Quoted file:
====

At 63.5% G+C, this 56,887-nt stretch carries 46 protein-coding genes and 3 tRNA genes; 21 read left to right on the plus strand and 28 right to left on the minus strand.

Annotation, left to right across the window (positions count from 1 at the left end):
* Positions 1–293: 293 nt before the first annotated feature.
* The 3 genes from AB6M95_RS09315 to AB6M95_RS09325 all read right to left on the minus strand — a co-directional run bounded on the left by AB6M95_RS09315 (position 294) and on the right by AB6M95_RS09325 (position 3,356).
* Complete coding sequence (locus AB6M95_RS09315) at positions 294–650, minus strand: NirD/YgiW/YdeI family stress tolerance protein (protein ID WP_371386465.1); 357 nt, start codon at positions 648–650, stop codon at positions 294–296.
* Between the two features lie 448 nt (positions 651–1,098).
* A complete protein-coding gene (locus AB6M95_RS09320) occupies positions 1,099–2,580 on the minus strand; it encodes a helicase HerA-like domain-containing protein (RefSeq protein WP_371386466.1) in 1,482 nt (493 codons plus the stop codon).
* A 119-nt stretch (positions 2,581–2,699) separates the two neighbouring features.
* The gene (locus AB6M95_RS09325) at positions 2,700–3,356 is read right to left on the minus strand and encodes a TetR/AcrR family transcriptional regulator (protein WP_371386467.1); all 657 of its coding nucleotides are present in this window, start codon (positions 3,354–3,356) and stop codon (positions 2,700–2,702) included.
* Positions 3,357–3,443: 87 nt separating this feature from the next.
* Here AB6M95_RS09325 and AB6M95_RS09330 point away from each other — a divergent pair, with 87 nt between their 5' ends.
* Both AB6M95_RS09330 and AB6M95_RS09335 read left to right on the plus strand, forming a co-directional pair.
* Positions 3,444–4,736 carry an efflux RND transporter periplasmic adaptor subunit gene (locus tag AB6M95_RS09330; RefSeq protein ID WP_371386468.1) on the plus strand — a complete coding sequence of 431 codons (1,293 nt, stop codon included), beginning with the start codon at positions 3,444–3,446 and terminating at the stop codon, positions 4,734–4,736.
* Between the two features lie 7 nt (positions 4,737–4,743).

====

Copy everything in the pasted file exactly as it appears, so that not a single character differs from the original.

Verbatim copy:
At 63.5% G+C, this 56,887-nt stretch carries 46 protein-coding genes and 3 tRNA genes; 21 read left to right on the plus strand and 28 right to left on the minus strand.

Annotation, left to right across the window (positions count from 1 at the left end):
* Positions 1–293: 293 nt before the first annotated feature.
* The 3 genes from AB6M95_RS09315 to AB6M95_RS09325 all read right to left on the minus strand — a co-directional run bounded on the left by AB6M95_RS09315 (position 294) and on the right by AB6M95_RS09325 (position 3,356).
* Complete coding sequence (locus AB6M95_RS09315) at positions 294–650, minus strand: NirD/YgiW/YdeI family stress tolerance protein (protein ID WP_371386465.1); 357 nt, start codon at positions 648–650, stop codon at positions 294–296.
* Between the two features lie 448 nt (positions 651–1,098).
* A complete protein-coding gene (locus AB6M95_RS09320) occupies positions 1,099–2,580 on the minus strand; it encodes a helicase HerA-like domain-containing protein (RefSeq protein WP_371386466.1) in 1,482 nt (493 codons plus the stop codon).
* A 119-nt stretch (positions 2,581–2,699) separates the two neighbouring features.
* The gene (locus AB6M95_RS09325) at positions 2,700–3,356 is read right to left on the minus strand and encodes a TetR/AcrR family transcriptional regulator (protein WP_371386467.1); all 657 of its coding nucleotides are present in this window, start codon (positions 3,354–3,356) and stop codon (positions 2,700–2,702) included.
* Positions 3,357–3,443: 87 nt separating this feature from the next.
* Here AB6M95_RS09325 and AB6M95_RS09330 point away from each other — a divergent pair, with 87 nt between their 5' ends.
* Both AB6M95_RS09330 and AB6M95_RS09335 read left to right on the plus strand, forming a co-directional pair.
* Positions 3,444–4,736 carry an efflux RND transporter periplasmic adaptor subunit gene (locus tag AB6M95_RS09330; RefSeq protein ID WP_371386468.1) on the plus strand — a complete coding sequence of 431 codons (1,293 nt, stop codon included), beginning with the start codon at positions 3,444–3,446 and terminating at the stop codon, positions 4,734–4,736.
* Between the two features lie 7 nt (positions 4,737–4,743).